Marvel Studios seems to have mastered the art of crafting emotionally powerful trailers that also don’t reveal anything. Not only that, but the studio also goes the extra mile to include misleading shots. Think about the money shot in the Avengers: Infinity War trailer which had Hulk running alongside the rest of the Avengers to take down Thanos’ hench-aliens.
This proved to be nothing more than a clever misdirection as Hulk didn’t even make another appearance in Infinity War after getting his ass handed to him by Thanos in the opening sequence. Well, it looks like the Avengers: Endgame trailer has more of those too.
In a chat with Empire Online, one of the directors of Avengers: Endgame, Joe Russo discussed why he and his brother found it necessary to convince the Marvel Studios marketing team to mislead audiences:
“We talked about all scales of marketing. The thing that’s most important to us is that we preserve the surprise of the narrative. When I was a kid and saw The Empire Strikes Back at 11am on the day it opened…it so profoundly moved me because I didn’t know a damn thing about the story I was going to watch. We’re trying to replicate that experience.”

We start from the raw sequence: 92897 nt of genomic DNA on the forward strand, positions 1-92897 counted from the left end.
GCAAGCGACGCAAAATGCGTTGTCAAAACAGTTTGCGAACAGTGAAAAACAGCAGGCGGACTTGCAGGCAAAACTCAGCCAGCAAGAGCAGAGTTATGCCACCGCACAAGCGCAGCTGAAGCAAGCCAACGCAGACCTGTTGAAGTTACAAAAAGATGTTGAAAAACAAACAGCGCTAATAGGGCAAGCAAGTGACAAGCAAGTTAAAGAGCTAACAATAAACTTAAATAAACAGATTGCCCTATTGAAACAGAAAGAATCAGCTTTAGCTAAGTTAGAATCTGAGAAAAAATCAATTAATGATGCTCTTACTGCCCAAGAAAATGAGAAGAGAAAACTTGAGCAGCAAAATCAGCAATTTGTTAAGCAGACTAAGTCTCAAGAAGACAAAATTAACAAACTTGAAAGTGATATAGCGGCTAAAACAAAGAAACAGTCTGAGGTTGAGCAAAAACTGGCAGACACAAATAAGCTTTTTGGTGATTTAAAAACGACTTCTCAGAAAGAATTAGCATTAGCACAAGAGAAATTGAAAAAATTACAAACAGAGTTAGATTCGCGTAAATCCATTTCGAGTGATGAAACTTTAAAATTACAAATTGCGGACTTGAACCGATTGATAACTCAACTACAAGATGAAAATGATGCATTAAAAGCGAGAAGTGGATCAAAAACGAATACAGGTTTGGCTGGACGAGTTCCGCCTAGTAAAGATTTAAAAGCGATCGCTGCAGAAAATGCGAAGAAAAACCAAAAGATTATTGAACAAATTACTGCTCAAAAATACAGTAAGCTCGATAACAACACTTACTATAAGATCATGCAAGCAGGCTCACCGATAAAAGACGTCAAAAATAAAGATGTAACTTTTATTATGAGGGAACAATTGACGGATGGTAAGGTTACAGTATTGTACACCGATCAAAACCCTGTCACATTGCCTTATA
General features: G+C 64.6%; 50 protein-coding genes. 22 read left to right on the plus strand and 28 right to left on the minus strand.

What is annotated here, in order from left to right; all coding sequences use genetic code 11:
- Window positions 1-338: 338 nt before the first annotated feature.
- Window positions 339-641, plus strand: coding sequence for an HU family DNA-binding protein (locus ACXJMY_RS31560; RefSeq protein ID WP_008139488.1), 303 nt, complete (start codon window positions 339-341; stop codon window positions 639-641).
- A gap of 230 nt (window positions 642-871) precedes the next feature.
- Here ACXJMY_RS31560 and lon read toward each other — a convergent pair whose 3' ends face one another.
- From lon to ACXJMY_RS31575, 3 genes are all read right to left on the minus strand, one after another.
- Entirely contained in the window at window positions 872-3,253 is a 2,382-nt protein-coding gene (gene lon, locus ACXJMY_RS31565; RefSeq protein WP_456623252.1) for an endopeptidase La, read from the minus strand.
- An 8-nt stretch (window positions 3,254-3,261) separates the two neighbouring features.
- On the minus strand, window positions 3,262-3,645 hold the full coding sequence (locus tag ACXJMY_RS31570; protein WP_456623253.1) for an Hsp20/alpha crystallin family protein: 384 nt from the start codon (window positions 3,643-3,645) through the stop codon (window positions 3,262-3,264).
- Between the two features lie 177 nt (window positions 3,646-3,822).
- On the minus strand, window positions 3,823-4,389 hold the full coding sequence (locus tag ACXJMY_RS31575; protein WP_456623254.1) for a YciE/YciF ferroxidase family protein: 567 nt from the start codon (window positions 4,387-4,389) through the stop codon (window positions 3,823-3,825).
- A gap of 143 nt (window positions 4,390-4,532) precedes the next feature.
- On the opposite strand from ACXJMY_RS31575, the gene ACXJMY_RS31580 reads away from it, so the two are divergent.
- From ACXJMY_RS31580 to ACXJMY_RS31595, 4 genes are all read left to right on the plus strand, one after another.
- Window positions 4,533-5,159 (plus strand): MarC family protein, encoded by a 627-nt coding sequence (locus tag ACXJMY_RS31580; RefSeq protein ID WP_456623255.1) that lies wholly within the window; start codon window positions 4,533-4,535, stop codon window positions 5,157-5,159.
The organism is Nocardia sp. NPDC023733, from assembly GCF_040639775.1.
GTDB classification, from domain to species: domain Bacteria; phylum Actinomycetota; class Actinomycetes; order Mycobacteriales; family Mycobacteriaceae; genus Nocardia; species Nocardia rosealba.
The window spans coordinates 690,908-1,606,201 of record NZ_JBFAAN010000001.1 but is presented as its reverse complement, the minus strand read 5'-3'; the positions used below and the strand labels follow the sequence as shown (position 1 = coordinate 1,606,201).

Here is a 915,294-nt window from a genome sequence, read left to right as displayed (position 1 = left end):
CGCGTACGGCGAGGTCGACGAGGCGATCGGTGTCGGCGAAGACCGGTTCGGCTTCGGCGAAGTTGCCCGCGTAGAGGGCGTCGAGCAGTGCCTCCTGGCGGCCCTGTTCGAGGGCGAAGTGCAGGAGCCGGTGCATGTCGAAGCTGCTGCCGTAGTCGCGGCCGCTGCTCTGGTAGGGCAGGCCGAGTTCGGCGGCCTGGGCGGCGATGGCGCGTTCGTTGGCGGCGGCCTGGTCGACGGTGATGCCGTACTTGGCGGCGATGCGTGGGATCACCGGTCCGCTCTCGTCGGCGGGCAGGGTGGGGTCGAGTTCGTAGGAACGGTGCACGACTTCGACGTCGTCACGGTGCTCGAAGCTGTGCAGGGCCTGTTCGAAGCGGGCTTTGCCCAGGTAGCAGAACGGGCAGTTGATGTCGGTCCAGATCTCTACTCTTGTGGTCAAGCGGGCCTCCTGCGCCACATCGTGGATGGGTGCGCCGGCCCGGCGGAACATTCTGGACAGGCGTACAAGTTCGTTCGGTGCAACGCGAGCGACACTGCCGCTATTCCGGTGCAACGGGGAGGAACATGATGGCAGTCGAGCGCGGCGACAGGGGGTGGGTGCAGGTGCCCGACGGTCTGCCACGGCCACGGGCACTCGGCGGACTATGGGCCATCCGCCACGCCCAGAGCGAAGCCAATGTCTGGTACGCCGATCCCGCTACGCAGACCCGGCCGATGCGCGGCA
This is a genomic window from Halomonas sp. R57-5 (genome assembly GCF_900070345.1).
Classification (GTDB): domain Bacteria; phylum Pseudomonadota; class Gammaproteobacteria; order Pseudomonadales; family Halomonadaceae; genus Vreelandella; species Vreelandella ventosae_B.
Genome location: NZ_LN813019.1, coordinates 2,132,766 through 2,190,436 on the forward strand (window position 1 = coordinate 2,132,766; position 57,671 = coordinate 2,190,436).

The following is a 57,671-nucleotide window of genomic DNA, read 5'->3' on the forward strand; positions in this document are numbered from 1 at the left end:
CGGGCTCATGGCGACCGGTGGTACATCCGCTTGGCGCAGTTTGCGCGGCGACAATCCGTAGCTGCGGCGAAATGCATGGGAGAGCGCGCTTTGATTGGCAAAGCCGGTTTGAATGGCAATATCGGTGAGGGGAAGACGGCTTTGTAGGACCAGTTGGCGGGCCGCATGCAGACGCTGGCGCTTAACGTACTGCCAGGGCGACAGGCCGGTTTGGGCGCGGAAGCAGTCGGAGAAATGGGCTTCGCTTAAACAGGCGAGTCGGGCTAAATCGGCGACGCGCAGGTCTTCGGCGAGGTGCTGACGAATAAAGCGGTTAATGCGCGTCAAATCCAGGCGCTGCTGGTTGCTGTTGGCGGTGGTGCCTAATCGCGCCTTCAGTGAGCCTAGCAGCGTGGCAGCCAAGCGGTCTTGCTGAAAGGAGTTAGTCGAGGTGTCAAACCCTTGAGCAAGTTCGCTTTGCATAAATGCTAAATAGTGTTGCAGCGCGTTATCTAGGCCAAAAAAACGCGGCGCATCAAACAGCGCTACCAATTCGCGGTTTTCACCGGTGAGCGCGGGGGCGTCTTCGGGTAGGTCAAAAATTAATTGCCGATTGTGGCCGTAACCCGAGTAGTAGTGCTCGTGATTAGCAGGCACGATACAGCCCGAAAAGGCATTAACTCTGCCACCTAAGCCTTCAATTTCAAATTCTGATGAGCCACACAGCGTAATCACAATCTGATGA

It’s great to hear directors getting involved with the creative process of the trailers. One of the biggest problems with trailers these days is that they tend to show too much in an effort to get butts in seats. Remember the Batman V Superman trailer from three years ago that comprised of every major plot point and reveal from the movie including the involvement of Wonder Woman and Doomsday.
However, this hasn’t been the case with Disney, especially when it comes to their tentpole movies under the Marvel banner (and Lucasfilm too). The Russo brothers who also helmed The Winter Soldier, Civil War and Infinity War, are especially passionate about it. In an interview with Josh Horowitz of the Happy Sad Confused podcast last year, The Russos had this to say:
“We look at the trailer as a very different experience than the movie, and I think audiences are so predictive now that you have to be very smart about how you craft a trailer because an audience can watch a trailer and basically tell you what’s gonna happen in the film.
We consume too much content. So at our disposal are lots of different shots that aren’t in the movie that we can manipulate through CG to tell a story that we want to tell specifically for the purpose of the trailer and not for the film.”